Audio awesomeness: Aedle’s VK-1 headphones reviewed

People who love their sound like they love their children won’t probably bat an eyelid at spending serious dough for seriously good headphones, and Aedle’s VK-1 hopes to twist an arm here and there with some of the loudest cans we’ve ever heard.

Features

Built for those who love their audio, Aedle’s VK-1 are the only pair of headphones the French brand Aedle makes. In fact, they’re not just the only pair of headphones Aedle makes, they’re the only anything that Aedle makes, with the company taking the time to engineer what it believes are the best headphones possible.

Could this really be the case?

High grade materials help to make this idea a reality, with a titanium diaphragm and neodymium magnets used by the headphones, aluminium for the earphone casing, manganese steel for the headband, and cushions made from protein foam.

Both the headband and ear cushions are protected by lambskin leather, and the entire headphone is assembled, not by machine, but rather by hand.

The driver for the headphone is sized at 40mm, and the headphones take a 3.5mm cable, with one included in the box.

The included cable is built with Aramid Fibre, a material similar to Kevlar which handles frequencies differently and has been known to create more natural sounds in the speakers that rely on this material.

A few other accessories are included with the VK-1 headphones, such as an aircraft headphone adaptor, a 6.25mm amplifier jack adaptor, a cleaning cloth, and a soft bag for keeping the headphones in.

Performance

The VK-1, also known as the “Valkyrie,” may well be Aedle’s first headphone, but the company treats this pair of headphones better than most products from other companies.

They are $599, after all, but the experience of owning a pair of VK-1 headphones seems to start from the box, where you’re treated to a thick box that looks premium, with a moulded casing built to match the headphones, accessories fitting neatly in a small cardboard box, a furry little pouch made to keep the headphones in good condition, and a metal card printed with your limited edition number on them.

Already, that’s a good start to a pair of premium headphones, but we’re not interested in the box. No, we’re interested in the headphones.

Take the VK-1 headphones out of the box and you’ll see a pair of simple and elegant headphones, with aluminium encasing the cans, steel for the headband, and ear pads and the material covering the headband both made from tanned lambskin leather.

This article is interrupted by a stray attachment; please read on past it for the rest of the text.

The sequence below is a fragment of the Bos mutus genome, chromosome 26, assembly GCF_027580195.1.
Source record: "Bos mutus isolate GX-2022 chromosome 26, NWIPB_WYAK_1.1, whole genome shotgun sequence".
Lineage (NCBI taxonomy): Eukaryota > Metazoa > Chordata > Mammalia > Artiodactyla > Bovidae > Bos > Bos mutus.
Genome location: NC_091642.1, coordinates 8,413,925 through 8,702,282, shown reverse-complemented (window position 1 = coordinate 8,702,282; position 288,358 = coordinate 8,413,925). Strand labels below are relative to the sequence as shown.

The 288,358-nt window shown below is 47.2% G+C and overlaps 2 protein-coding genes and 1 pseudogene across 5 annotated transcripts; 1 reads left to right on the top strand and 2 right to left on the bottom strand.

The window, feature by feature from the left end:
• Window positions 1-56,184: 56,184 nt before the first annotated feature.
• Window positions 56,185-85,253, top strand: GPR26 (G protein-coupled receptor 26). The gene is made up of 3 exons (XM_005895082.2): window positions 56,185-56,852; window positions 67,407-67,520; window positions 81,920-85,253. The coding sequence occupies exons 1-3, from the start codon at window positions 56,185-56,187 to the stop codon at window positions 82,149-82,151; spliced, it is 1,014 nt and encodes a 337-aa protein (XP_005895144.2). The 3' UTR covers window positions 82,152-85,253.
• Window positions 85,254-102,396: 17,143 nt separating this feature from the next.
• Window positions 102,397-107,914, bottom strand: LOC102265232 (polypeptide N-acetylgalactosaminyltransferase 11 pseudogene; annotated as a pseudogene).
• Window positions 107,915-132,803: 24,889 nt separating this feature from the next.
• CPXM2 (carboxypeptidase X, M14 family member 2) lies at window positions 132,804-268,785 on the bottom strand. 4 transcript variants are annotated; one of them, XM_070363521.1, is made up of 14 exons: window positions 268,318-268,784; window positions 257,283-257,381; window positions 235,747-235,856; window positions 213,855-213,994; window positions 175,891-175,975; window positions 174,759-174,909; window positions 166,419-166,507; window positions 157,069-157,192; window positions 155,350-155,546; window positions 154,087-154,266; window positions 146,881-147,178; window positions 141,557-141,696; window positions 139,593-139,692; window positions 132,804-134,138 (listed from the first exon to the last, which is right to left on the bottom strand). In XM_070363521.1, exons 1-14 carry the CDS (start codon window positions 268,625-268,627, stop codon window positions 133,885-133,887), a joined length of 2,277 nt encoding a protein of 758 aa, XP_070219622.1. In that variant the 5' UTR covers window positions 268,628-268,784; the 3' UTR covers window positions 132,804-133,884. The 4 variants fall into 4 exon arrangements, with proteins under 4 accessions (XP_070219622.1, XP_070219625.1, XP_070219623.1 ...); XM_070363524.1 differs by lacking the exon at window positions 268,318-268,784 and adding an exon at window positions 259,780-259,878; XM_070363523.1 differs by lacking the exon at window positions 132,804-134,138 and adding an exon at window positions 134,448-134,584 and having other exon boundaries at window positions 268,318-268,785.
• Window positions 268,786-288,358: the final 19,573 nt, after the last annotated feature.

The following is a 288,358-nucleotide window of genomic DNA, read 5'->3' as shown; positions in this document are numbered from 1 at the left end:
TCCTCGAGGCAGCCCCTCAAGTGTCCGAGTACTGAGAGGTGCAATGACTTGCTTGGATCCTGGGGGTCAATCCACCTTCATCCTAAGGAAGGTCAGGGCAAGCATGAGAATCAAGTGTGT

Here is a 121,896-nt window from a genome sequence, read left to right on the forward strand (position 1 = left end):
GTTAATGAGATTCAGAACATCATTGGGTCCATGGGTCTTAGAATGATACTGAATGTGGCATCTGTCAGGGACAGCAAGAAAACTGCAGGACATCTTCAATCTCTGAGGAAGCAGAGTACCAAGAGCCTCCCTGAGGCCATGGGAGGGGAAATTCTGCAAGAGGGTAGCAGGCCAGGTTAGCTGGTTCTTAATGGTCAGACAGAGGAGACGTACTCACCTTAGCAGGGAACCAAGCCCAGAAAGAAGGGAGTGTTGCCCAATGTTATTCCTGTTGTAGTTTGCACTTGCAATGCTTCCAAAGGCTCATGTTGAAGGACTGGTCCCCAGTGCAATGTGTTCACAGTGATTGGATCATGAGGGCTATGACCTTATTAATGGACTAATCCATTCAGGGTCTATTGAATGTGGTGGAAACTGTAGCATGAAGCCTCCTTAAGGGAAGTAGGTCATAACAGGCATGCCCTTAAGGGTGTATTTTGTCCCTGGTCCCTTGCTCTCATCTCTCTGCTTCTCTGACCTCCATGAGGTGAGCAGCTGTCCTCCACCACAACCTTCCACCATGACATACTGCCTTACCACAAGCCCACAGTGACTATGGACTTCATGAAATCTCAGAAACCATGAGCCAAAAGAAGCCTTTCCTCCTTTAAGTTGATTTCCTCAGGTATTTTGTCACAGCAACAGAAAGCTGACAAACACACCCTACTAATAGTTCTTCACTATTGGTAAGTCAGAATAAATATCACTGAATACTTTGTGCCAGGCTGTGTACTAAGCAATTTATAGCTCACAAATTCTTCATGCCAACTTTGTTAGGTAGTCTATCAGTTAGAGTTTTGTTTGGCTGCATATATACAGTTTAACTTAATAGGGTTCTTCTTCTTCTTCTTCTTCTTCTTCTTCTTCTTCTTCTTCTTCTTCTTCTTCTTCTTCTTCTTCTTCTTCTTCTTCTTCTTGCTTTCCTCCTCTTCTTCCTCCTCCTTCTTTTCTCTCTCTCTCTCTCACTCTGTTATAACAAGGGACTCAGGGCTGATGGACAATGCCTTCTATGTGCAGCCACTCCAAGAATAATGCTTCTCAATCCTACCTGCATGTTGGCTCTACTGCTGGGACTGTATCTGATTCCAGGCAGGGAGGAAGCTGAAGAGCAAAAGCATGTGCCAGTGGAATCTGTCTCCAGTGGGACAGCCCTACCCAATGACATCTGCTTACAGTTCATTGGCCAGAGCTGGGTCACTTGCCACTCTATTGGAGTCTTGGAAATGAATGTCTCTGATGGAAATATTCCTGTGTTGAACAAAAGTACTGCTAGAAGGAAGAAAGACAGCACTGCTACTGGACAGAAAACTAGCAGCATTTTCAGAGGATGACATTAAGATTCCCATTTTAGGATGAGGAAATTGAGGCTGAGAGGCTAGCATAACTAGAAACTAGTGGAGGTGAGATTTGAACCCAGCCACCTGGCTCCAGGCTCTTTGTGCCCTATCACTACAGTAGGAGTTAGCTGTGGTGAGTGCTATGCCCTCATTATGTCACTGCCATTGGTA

It’s a simple look of brown and silver that is hard to ignore, and looks a little like you’re wearing a comfy brown leather jacket on your ears.

Put them on the first time and you’ll likely find the headphones are a little tight. We’ll mention more about this later in the review, but the VK-1 headphones can hug your skull and make your ears hurt.

There’s a fix for this, with a solution involved from reading the manual or wearing them for a few weeks — whatever comes first — but if you take them out of the box and plant them on your head, expect a little pain for a few days, at least.

Plug them in, though, and your mind will be taken from the pain, moved instead to the music coming from your music player.

Our usual playlist includes a combination of jazz, rock, and electronic, and the general feeling we had from the VK-1 was one of balance and warmth, with the sound inviting us to turn our headphones up for a proper immersion.

With Dave Brubeck’s “Maria,” there’s an obvious separation between the instruments, and a tonality reminiscent of vinyl. The bass wasn’t overpowering at all, with the sombre tone of a double bass being plucked with precision noticeable across the mids and lows.

John Coltrane’s “Blue Train” was also insanely balanced, and gives off the feeling you’re there, with a clarity to the track that reminds one of a live performance, with bass just humming underneath while John’s sax calling out over the top, and Lee Morgan’s trumpet humming at the top of its lungs.

We’re used to seeing this sort of performance with headphones amps, so this is an impressive sound without one and plugged straight into a phone.

If the headphones shine in jazz, it’s highly likely they like rock as well, and for that, we turn to “Gimme Shelter” by The Rolling Stones. In this track, the mids tend to overpower the highs slightly, with the guitars singing out over Jagger’s voice, but there’s just enough of them in there to make the music sound collected.

Over to something more modern, and Muse’s “Supremacy” has a heavy bass line with the orchestral performance in the background still relevant, just not as loud. The lead singer, Matthew Bellamy, can still be heard even in the mids, but the bass is the more prominent section here.

Still, it comes together better than a lot of cans we’ve heard in the past.

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